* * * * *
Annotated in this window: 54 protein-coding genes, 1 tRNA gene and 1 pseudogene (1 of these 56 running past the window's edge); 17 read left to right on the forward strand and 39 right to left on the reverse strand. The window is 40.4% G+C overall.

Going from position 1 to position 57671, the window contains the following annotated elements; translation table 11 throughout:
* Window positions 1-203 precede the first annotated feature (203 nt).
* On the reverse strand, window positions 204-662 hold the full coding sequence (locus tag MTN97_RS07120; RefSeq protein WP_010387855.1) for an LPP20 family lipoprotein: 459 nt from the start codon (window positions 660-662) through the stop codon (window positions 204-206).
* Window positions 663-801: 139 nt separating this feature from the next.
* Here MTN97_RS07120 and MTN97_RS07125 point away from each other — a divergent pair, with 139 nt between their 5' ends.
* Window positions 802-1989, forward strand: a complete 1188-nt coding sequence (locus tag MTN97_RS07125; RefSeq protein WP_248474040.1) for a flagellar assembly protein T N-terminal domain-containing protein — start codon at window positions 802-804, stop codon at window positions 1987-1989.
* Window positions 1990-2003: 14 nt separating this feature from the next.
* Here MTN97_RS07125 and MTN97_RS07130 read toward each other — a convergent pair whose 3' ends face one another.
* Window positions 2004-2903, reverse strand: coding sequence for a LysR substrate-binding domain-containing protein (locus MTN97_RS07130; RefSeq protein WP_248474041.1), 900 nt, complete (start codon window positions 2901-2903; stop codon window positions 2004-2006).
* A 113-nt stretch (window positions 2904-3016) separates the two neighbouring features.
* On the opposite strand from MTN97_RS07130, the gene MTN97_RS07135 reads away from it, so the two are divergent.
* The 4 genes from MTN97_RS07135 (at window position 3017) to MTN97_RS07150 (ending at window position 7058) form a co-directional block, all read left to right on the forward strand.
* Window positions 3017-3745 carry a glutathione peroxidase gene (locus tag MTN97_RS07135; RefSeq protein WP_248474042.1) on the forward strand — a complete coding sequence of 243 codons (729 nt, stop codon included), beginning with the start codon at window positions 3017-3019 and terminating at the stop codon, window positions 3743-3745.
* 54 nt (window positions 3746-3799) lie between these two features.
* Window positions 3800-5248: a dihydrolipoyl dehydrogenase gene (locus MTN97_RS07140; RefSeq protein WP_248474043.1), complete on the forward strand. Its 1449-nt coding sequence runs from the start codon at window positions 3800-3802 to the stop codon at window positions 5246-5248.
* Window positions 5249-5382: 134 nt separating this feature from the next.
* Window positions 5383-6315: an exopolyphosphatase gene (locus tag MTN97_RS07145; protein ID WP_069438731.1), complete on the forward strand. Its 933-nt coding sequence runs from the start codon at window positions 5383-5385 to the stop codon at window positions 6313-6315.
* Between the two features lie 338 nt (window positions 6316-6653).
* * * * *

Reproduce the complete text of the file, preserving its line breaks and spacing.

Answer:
Annotated in this window: 54 protein-coding genes, 1 tRNA gene and 1 pseudogene (1 of these 56 running past the window's edge); 17 read left to right on the forward strand and 39 right to left on the reverse strand. The window is 40.4% G+C overall.

Going from position 1 to position 57671, the window contains the following annotated elements; translation table 11 throughout:
* Window positions 1-203 precede the first annotated feature (203 nt).
* On the reverse strand, window positions 204-662 hold the full coding sequence (locus tag MTN97_RS07120; RefSeq protein WP_010387855.1) for an LPP20 family lipoprotein: 459 nt from the start codon (window positions 660-662) through the stop codon (window positions 204-206).
* Window positions 663-801: 139 nt separating this feature from the next.
* Here MTN97_RS07120 and MTN97_RS07125 point away from each other — a divergent pair, with 139 nt between their 5' ends.
* Window positions 802-1989, forward strand: a complete 1188-nt coding sequence (locus tag MTN97_RS07125; RefSeq protein WP_248474040.1) for a flagellar assembly protein T N-terminal domain-containing protein — start codon at window positions 802-804, stop codon at window positions 1987-1989.
* Window positions 1990-2003: 14 nt separating this feature from the next.
* Here MTN97_RS07125 and MTN97_RS07130 read toward each other — a convergent pair whose 3' ends face one another.
* Window positions 2004-2903, reverse strand: coding sequence for a LysR substrate-binding domain-containing protein (locus MTN97_RS07130; RefSeq protein WP_248474041.1), 900 nt, complete (start codon window positions 2901-2903; stop codon window positions 2004-2006).
* A 113-nt stretch (window positions 2904-3016) separates the two neighbouring features.
* On the opposite strand from MTN97_RS07130, the gene MTN97_RS07135 reads away from it, so the two are divergent.
* The 4 genes from MTN97_RS07135 (at window position 3017) to MTN97_RS07150 (ending at window position 7058) form a co-directional block, all read left to right on the forward strand.
* Window positions 3017-3745 carry a glutathione peroxidase gene (locus tag MTN97_RS07135; RefSeq protein WP_248474042.1) on the forward strand — a complete coding sequence of 243 codons (729 nt, stop codon included), beginning with the start codon at window positions 3017-3019 and terminating at the stop codon, window positions 3743-3745.
* 54 nt (window positions 3746-3799) lie between these two features.
* Window positions 3800-5248: a dihydrolipoyl dehydrogenase gene (locus MTN97_RS07140; RefSeq protein WP_248474043.1), complete on the forward strand. Its 1449-nt coding sequence runs from the start codon at window positions 3800-3802 to the stop codon at window positions 5246-5248.
* Window positions 5249-5382: 134 nt separating this feature from the next.
* Window positions 5383-6315: an exopolyphosphatase gene (locus tag MTN97_RS07145; protein ID WP_069438731.1), complete on the forward strand. Its 933-nt coding sequence runs from the start codon at window positions 5383-5385 to the stop codon at window positions 6313-6315.
* Between the two features lie 338 nt (window positions 6316-6653).